# Technical techniques: A primer for transmission lines

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One of the most fascinating types of transmission lines is the waveguide. Radio waves — if confined within a hollow tube of conducting material and if the dimensions of the tube are appropriate for the frequency of operation — will travel the length of the tube with little loss. Such a tube is a waveguide. It comes in three physical forms: rectangular, elliptical and circular.

### Rigid waveguide

Rectangular is the most common waveguide form in the radar industry. Elliptical is used for terrestrial microwave. Circular was most popular for the long-haul, high density, point-to-point microwave service such as AT&T. Radio energy travels within this confined area by reflecting off the sidewalls of the guide. The reflections occur so that the electric and magnetic fields of the waves set up a definite pattern within the guide. These patterns are called modes.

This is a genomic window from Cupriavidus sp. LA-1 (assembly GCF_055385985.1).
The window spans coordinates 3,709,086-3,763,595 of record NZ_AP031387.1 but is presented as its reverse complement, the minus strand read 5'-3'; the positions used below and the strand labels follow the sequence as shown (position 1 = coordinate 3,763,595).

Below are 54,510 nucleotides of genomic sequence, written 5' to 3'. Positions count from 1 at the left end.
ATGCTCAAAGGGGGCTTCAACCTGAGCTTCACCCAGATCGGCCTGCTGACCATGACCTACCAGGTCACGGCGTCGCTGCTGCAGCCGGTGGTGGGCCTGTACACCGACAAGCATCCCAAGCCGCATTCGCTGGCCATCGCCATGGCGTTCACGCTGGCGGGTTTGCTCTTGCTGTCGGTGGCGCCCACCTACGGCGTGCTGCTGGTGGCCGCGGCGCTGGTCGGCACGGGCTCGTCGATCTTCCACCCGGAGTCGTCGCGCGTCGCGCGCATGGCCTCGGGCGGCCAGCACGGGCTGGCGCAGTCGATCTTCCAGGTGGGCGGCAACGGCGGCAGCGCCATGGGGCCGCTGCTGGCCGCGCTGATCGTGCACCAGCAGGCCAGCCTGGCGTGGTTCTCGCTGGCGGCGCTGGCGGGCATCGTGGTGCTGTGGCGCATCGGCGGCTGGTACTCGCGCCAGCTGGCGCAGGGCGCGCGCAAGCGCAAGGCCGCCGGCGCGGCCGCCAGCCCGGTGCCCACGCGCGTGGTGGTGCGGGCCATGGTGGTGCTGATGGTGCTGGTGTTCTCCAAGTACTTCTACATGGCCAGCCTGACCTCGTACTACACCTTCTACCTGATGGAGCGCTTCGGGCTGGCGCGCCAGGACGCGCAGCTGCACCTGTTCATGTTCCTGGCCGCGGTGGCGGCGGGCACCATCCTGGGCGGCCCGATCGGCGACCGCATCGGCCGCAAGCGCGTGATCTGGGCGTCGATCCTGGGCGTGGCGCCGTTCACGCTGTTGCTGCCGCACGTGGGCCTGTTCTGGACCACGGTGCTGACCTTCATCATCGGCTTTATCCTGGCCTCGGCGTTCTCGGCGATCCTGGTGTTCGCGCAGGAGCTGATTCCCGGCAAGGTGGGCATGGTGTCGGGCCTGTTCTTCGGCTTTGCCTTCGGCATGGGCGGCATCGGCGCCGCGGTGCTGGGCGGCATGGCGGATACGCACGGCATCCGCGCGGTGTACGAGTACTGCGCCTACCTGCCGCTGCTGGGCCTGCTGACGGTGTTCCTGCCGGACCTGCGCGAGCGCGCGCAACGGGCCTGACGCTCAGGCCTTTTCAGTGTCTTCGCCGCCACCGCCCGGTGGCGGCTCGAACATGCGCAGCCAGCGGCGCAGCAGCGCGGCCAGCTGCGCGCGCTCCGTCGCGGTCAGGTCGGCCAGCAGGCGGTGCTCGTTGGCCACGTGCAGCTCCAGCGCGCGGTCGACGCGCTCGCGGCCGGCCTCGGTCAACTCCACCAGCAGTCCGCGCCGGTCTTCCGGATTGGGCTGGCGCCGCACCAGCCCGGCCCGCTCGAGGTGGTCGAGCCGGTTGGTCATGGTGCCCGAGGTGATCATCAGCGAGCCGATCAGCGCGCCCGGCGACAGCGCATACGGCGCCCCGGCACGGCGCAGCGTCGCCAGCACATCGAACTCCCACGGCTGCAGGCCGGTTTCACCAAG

In addition, every mode has a cutoff frequency. This is the lowest frequency that will propagate down the waveguide. The lowest frequency that can travel through the waveguide is called the dominant mode. A dominant mode is the frequency that has a wavelength equal to twice the width of the guide. This mode has the simplest field pattern and is not as susceptible to impedance mismatches and reflections as the more complex modes. Usually, a rectangular guide has a width greater than half a wavelength but no more than one wavelength, and the height is half this width.

A rectangular waveguide can be thought of as a special case of a two-wire transmission line supported by quarterwave shorted stubs as shown in Figure 1. The voltage is a maximum at the center point corresponding to the imaginary two wires and a voltage minimum at the shorted ends.

Figure 2 shows the transverse electrical TE 10 mode. It’s characterized by the fact that the electric vector (E vector) is always perpendicular to the direction of propagation. Note that the electric “E” field exists within the waveguide and is maximum in the center and zero at the ends. From this we can see that the “E” field is the voltage field.